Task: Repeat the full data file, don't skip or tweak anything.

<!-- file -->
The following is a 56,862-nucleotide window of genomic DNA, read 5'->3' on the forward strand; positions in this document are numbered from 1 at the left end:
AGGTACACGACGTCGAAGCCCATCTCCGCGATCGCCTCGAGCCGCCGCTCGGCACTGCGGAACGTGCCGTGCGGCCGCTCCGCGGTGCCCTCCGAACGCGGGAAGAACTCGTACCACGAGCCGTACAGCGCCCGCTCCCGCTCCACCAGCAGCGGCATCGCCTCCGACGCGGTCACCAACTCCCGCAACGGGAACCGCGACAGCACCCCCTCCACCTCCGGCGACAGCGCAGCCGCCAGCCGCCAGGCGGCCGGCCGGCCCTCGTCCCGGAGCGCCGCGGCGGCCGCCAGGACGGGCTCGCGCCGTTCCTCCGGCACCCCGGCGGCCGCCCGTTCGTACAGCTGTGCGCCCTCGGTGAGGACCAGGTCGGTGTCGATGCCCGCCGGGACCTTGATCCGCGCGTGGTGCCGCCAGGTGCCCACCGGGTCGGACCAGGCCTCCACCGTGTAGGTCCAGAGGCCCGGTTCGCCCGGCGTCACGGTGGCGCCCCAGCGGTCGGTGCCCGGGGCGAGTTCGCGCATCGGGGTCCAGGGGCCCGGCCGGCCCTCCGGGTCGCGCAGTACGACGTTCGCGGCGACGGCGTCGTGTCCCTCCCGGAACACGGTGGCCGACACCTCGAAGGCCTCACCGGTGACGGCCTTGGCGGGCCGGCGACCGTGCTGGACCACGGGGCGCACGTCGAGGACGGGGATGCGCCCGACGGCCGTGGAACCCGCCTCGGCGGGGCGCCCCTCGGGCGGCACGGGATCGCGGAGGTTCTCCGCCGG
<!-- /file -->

The following is a 56,862-nucleotide window of genomic DNA, read 5'->3' on the forward strand; positions in this document are numbered from 1 at the left end:
AGGTACACGACGTCGAAGCCCATCTCCGCGATCGCCTCGAGCCGCCGCTCGGCACTGCGGAACGTGCCGTGCGGCCGCTCCGCGGTGCCCTCCGAACGCGGGAAGAACTCGTACCACGAGCCGTACAGCGCCCGCTCCCGCTCCACCAGCAGCGGCATCGCCTCCGACGCGGTCACCAACTCCCGCAACGGGAACCGCGACAGCACCCCCTCCACCTCCGGCGACAGCGCAGCCGCCAGCCGCCAGGCGGCCGGCCGGCCCTCGTCCCGGAGCGCCGCGGCGGCCGCCAGGACGGGCTCGCGCCGTTCCTCCGGCACCCCGGCGGCCGCCCGTTCGTACAGCTGTGCGCCCTCGGTGAGGACCAGGTCGGTGTCGATGCCCGCCGGGACCTTGATCCGCGCGTGGTGCCGCCAGGTGCCCACCGGGTCGGACCAGGCCTCCACCGTGTAGGTCCAGAGGCCCGGTTCGCCCGGCGTCACGGTGGCGCCCCAGCGGTCGGTGCCCGGGGCGAGTTCGCGCATCGGGGTCCAGGGGCCCGGCCGGCCCTCCGGGTCGCGCAGTACGACGTTCGCGGCGACGGCGTCGTGTCCCTCCCGGAACACGGTGGCCGACACCTCGAAGGCCTCACCGGTGACGGCCTTGGCGGGCCGGCGACCGTGCTGGACCACGGGGCGCACGTCGAGGACGGGGATGCGCCCGACGGCCGTGGAACCCGCCTCGGCGGGGCGCCCCTCGGGCGGCACGGGATCGCGGAGGTTCTCCGCCGG